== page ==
Busch, Logano change their appealThe free agent picture in NASCAR got a whole lot murkier over the last week, thanks to Kurt Busch and Joey Logano. Fittingly, both are likely eyeing the exact same seat.
CHARLOTTE, N.C. (AP) — The free agent picture in NASCAR got a whole lot murkier over the last week, thanks to Kurt Busch and Joey Logano.
Fittingly, both are likely eyeing the exact same seat.
It’s fairly common knowledge that Joe Gibbs Racing is interested in Busch, and unless the funding for a fourth car magically appears, the only seat the team has available currently belongs to Logano. While Logano was driving the No. 20 Toyota to victory on Sunday at Pocono, Busch was apparently fishing.
A picture posted on Twitter showed the 2004 NASCAR champion with a line in the water, his activity of choice as he served a one-race suspension for verbally abusing a member of the media.
Suddenly, it may not be so easy for JGR to give Logano the boot.
His young career is at a crossroads in the fourth and final year of his Sprint Cup contract. Once heralded as the next big NASCAR superstar, Logano has struggled to deliver at the top level. While he has 13 wins in the Nationwide Series — four so far this season — Sunday’s victory was just the second Cup win for Logano in 125 career starts.
With teammates Kyle Busch and Denny Hamlin established as annual title contenders, it’s no secret that Logano is lagging far behind the other two in terms of production.
Enter Kurt Busch, who is riding out this year trying to elbow his way back in with an elite team. His kid brother is already entrenched at JGR, and the team has plenty of experience in dealing with volatile drivers dating to its 10-year run with Tony Stewart.
“We love Kurt, mainly because of Kyle and Kyle has got a strong feeling for him,” Gibbs told reporters last month.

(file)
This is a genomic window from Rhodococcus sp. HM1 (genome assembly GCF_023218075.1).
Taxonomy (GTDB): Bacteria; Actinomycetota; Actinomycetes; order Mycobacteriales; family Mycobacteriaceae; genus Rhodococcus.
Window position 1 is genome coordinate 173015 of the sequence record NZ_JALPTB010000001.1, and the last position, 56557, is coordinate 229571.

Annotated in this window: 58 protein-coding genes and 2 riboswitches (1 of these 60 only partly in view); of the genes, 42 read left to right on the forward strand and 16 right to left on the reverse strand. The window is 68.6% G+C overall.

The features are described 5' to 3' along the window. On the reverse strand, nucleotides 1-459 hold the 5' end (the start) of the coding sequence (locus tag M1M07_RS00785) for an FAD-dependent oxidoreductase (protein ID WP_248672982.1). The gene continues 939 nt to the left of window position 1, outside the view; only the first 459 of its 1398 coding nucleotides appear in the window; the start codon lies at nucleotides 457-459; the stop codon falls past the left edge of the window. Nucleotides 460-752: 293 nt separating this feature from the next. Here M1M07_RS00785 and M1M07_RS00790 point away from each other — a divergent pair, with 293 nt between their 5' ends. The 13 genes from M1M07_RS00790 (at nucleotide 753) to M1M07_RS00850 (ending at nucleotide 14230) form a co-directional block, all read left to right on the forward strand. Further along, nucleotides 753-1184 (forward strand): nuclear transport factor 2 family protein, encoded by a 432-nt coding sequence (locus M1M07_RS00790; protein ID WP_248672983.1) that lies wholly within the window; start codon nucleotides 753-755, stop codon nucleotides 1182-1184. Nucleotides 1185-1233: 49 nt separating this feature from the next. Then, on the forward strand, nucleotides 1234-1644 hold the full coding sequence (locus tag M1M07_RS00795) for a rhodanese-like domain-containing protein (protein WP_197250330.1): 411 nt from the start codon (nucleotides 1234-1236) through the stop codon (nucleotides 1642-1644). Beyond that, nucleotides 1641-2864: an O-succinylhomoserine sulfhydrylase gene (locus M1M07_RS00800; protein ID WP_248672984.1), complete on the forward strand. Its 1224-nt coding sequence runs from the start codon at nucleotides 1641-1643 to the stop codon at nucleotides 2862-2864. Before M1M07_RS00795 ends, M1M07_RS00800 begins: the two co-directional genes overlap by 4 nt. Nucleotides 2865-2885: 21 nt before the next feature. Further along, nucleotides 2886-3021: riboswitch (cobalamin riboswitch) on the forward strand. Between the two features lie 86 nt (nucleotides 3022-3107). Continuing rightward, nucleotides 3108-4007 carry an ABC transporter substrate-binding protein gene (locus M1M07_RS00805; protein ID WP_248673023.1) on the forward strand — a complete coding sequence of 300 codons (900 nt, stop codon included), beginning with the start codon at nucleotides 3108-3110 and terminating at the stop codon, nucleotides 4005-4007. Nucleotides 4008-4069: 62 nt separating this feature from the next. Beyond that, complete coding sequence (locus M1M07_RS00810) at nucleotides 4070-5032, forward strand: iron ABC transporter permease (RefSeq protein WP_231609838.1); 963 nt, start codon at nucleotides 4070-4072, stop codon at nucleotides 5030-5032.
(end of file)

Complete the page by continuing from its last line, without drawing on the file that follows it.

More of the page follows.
Neither Gibbs or team president J.D. Gibbs was at Logano’s post-race news conference on Sunday, when Logano admitted he doesn’t know what’s next for his future.
“I haven’t been informed on where I stand for next year yet, so it’s all up in the air,” he said. “Obviously winning a race means a lot and it helps that out a ton. For sure right now my future is not set with anybody. To get this win means a lot. It’s at a perfect time.”
He’s certainly got that right.
The summer stretch is typically when all the jockeying for open seats heats up, and Busch did himself no favors at Dover two weeks ago with his abusive language toward a Sporting News reporter. It was yet another gaffe that NASCAR would not tolerate, and since Busch was already on probation for an incident at Darlington, he was suspended for a weekend.
Busch is not eligible to return to competition until Wednesday, and he’s first got to make it through a meeting with current team owner James Finch. That’s expected to happen on Tuesday, and Finch has given no indication he’s going to deliver a soft message.
“Here’s the deal: Quit wrecking the cars, get a good finish, be nice to people. That’s not real hard to do,” Finch said last week.